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May 15, 2006 by Joseph Krohn
The following is a short outline of Methodism and its early developments in what is now Canada. It comes from my short historical anaylsis paper on the history and development of the Methodist societies in Canada.
- 1766 – Arrival of Laurence Coughlan, in Newfoundland and marked the beginning of the work there amongst the Protestant English and Irish settlers.
- 1771 – William Black, born in England but raised in Nova Scotia, commenced evangelizing in the Maritimes, his work falling under the supervision of British Wesleyans in 1800. In 1855 this body formed the Wesleyan Methodist Conference of Eastern British America.
- 1774 – Barbara and Paul Heck, brought Methodism from New York to Upper Canada. They were United Empire Loyalists. Paul took up arms for the British and his farm was confiscated in Vermont and he and his family fled to Montreal.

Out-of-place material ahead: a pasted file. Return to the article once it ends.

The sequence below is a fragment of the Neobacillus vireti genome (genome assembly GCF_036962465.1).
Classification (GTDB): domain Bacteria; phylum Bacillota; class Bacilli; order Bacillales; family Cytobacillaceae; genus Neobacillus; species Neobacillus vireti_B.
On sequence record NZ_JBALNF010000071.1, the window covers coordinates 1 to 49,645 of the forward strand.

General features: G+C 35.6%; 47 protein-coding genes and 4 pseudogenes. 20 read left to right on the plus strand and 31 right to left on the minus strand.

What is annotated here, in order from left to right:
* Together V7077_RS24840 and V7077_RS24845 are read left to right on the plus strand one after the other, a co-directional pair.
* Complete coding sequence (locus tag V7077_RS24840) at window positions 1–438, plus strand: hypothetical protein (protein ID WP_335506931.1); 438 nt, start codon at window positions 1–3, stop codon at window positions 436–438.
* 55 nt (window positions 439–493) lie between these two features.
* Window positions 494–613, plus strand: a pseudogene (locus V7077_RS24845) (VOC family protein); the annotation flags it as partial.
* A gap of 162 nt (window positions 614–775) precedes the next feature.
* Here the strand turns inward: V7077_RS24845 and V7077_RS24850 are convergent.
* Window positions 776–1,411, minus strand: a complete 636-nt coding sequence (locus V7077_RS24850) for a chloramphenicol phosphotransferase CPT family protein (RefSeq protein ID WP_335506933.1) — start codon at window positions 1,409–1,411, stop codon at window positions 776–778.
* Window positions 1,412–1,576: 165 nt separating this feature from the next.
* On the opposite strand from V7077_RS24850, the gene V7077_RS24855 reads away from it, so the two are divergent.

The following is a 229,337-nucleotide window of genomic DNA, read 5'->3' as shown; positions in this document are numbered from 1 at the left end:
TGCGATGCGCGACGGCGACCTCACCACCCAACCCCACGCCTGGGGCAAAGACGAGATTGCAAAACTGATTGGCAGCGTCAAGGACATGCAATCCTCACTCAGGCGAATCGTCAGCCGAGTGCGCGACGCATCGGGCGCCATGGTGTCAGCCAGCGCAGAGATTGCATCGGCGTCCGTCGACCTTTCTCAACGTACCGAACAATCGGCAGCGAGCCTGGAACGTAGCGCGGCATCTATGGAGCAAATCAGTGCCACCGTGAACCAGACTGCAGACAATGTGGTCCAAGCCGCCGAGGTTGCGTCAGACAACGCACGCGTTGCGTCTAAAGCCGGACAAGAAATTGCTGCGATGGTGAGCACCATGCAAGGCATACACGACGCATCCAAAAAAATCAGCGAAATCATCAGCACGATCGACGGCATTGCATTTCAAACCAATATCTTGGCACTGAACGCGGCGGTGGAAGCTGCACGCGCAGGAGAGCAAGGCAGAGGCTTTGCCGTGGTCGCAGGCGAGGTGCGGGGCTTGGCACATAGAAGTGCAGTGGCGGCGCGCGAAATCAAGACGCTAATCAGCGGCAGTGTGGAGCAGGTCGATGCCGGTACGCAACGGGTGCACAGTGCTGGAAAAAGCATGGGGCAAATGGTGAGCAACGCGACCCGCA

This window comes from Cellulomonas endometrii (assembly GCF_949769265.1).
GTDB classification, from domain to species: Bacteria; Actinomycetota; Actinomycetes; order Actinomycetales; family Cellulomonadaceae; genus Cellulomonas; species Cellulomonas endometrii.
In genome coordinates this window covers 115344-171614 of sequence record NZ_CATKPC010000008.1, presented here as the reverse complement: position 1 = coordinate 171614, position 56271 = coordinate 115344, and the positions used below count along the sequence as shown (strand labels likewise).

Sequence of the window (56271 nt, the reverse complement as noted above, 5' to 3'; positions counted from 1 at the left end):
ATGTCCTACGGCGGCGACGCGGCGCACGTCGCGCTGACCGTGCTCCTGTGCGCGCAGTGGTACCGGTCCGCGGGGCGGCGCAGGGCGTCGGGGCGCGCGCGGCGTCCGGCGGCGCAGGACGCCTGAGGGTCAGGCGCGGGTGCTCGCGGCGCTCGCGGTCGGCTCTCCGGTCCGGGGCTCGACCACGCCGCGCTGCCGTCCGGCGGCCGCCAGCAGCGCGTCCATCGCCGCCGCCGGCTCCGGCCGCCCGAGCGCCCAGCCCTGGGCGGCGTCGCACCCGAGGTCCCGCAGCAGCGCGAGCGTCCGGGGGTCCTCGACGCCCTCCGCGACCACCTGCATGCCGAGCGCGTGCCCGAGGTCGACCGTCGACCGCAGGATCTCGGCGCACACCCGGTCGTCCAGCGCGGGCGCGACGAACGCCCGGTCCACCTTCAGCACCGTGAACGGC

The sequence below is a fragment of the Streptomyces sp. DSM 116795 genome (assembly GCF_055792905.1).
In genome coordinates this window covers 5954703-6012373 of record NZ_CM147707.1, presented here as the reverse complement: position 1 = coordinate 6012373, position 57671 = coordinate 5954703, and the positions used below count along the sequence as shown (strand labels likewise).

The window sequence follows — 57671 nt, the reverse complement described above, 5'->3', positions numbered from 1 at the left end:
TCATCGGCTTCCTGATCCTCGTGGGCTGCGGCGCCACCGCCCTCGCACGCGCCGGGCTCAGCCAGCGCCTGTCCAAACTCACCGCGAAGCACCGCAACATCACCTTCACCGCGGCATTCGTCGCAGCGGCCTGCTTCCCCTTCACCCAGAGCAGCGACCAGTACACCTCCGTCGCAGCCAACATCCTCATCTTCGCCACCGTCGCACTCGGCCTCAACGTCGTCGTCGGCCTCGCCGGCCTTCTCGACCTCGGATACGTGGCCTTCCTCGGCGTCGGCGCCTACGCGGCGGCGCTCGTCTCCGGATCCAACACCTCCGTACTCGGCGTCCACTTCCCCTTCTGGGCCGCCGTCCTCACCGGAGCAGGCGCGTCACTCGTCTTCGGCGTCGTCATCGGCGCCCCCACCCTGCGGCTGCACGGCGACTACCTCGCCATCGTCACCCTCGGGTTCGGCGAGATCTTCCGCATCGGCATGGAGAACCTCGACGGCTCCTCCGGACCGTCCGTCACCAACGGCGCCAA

- 1791 – William Losee, of the Methodist Episcopal Church (U.S.A.), established on Christmas Day in 1784, began work in among British immigrants to Upper Canada.
- 1828 – the Methodist Episcopal work in Canada had formally severed ties with the U.S.A. In 1833 most of it joined with the British Wesleyans to form the Wesleyan Methodist Church in Canada, adding to itself the Methodist people of Lower Canada in 1854. That part of it which absented itself from the union re-formed into the Methodist Episcopal Church of Canada (1834), eventually growing into the second largest Methodist body in Canada.
- 1874 – In turn the Wesleyan Methodist Church in Canada and the Wesleyan Methodist Conference of Eastern British America united in 1874, annexing as well the Methodist New Connection Church in Canada (itself an amalgam of several small groups), thereby forming the Methodist Church of Canada.
- 1884 – Methodist Church of Canada joined with the Methodist Episcopal Church in Canada, together with the Bible Christian Church of Canada and the Primitive Methodist Church in Canada, bringing to birth the Methodist Church (Canada, Newfoundland and Bermuda.) This lattermost union made the Methodist Church the largest Protestant denomination in Canada.
- 1925 – the Methodist Church united with 70% of the Presbyterian Church in Canada and 96% of the Congregational Union of Canada to form The United Church of Canada.